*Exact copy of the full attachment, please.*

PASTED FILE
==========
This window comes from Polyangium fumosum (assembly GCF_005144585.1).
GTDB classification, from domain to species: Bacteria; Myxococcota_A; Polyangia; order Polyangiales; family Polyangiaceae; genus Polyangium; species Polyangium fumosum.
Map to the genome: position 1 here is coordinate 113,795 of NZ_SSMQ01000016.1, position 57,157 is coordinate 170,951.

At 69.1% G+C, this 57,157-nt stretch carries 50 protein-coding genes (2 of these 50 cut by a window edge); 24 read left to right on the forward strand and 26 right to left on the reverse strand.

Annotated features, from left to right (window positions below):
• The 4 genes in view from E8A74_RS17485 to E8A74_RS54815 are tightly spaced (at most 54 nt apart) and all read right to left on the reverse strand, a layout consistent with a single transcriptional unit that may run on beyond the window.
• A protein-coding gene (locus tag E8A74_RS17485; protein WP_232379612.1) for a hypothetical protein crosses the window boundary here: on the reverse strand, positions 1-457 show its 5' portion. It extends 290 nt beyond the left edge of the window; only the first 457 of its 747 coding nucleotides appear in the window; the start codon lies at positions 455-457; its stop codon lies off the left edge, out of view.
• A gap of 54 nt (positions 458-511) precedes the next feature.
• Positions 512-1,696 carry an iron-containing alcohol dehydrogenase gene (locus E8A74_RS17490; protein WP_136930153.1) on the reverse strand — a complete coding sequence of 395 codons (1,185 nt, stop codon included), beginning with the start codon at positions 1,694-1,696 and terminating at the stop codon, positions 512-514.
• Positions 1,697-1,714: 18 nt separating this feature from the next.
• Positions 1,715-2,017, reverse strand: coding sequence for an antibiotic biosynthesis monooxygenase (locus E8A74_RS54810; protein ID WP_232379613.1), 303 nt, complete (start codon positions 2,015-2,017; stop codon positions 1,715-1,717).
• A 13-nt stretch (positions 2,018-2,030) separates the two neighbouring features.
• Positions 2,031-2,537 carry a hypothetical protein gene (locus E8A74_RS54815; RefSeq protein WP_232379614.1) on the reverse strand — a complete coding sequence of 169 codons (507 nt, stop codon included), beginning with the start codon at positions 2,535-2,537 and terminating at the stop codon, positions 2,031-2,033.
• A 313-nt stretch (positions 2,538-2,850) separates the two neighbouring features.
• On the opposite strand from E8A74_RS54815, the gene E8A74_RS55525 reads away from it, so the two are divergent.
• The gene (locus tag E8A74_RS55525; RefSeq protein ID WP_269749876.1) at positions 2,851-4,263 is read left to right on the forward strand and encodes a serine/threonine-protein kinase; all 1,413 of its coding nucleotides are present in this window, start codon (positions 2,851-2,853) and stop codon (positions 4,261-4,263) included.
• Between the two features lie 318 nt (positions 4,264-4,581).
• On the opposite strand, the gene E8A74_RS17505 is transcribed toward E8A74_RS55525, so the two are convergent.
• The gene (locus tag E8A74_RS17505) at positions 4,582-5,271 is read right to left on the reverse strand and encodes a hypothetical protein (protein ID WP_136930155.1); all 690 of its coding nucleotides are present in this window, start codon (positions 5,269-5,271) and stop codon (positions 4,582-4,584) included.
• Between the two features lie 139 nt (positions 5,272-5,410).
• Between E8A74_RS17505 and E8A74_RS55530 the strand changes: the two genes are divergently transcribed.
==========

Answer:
This window comes from Polyangium fumosum (assembly GCF_005144585.1).
GTDB classification, from domain to species: Bacteria; Myxococcota_A; Polyangia; order Polyangiales; family Polyangiaceae; genus Polyangium; species Polyangium fumosum.
Map to the genome: position 1 here is coordinate 113,795 of NZ_SSMQ01000016.1, position 57,157 is coordinate 170,951.

At 69.1% G+C, this 57,157-nt stretch carries 50 protein-coding genes (2 of these 50 cut by a window edge); 24 read left to right on the forward strand and 26 right to left on the reverse strand.

Annotated features, from left to right (window positions below):
• The 4 genes in view from E8A74_RS17485 to E8A74_RS54815 are tightly spaced (at most 54 nt apart) and all read right to left on the reverse strand, a layout consistent with a single transcriptional unit that may run on beyond the window.
• A protein-coding gene (locus tag E8A74_RS17485; protein WP_232379612.1) for a hypothetical protein crosses the window boundary here: on the reverse strand, positions 1-457 show its 5' portion. It extends 290 nt beyond the left edge of the window; only the first 457 of its 747 coding nucleotides appear in the window; the start codon lies at positions 455-457; its stop codon lies off the left edge, out of view.
• A gap of 54 nt (positions 458-511) precedes the next feature.
• Positions 512-1,696 carry an iron-containing alcohol dehydrogenase gene (locus E8A74_RS17490; protein WP_136930153.1) on the reverse strand — a complete coding sequence of 395 codons (1,185 nt, stop codon included), beginning with the start codon at positions 1,694-1,696 and terminating at the stop codon, positions 512-514.
• Positions 1,697-1,714: 18 nt separating this feature from the next.
• Positions 1,715-2,017, reverse strand: coding sequence for an antibiotic biosynthesis monooxygenase (locus E8A74_RS54810; protein ID WP_232379613.1), 303 nt, complete (start codon positions 2,015-2,017; stop codon positions 1,715-1,717).
• A 13-nt stretch (positions 2,018-2,030) separates the two neighbouring features.
• Positions 2,031-2,537 carry a hypothetical protein gene (locus E8A74_RS54815; RefSeq protein WP_232379614.1) on the reverse strand — a complete coding sequence of 169 codons (507 nt, stop codon included), beginning with the start codon at positions 2,535-2,537 and terminating at the stop codon, positions 2,031-2,033.
• A 313-nt stretch (positions 2,538-2,850) separates the two neighbouring features.
• On the opposite strand from E8A74_RS54815, the gene E8A74_RS55525 reads away from it, so the two are divergent.
• The gene (locus tag E8A74_RS55525; RefSeq protein ID WP_269749876.1) at positions 2,851-4,263 is read left to right on the forward strand and encodes a serine/threonine-protein kinase; all 1,413 of its coding nucleotides are present in this window, start codon (positions 2,851-2,853) and stop codon (positions 4,261-4,263) included.
• Between the two features lie 318 nt (positions 4,264-4,581).
• On the opposite strand, the gene E8A74_RS17505 is transcribed toward E8A74_RS55525, so the two are convergent.
• The gene (locus tag E8A74_RS17505) at positions 4,582-5,271 is read right to left on the reverse strand and encodes a hypothetical protein (protein ID WP_136930155.1); all 690 of its coding nucleotides are present in this window, start codon (positions 5,269-5,271) and stop codon (positions 4,582-4,584) included.
• Between the two features lie 139 nt (positions 5,272-5,410).
• Between E8A74_RS17505 and E8A74_RS55530 the strand changes: the two genes are divergently transcribed.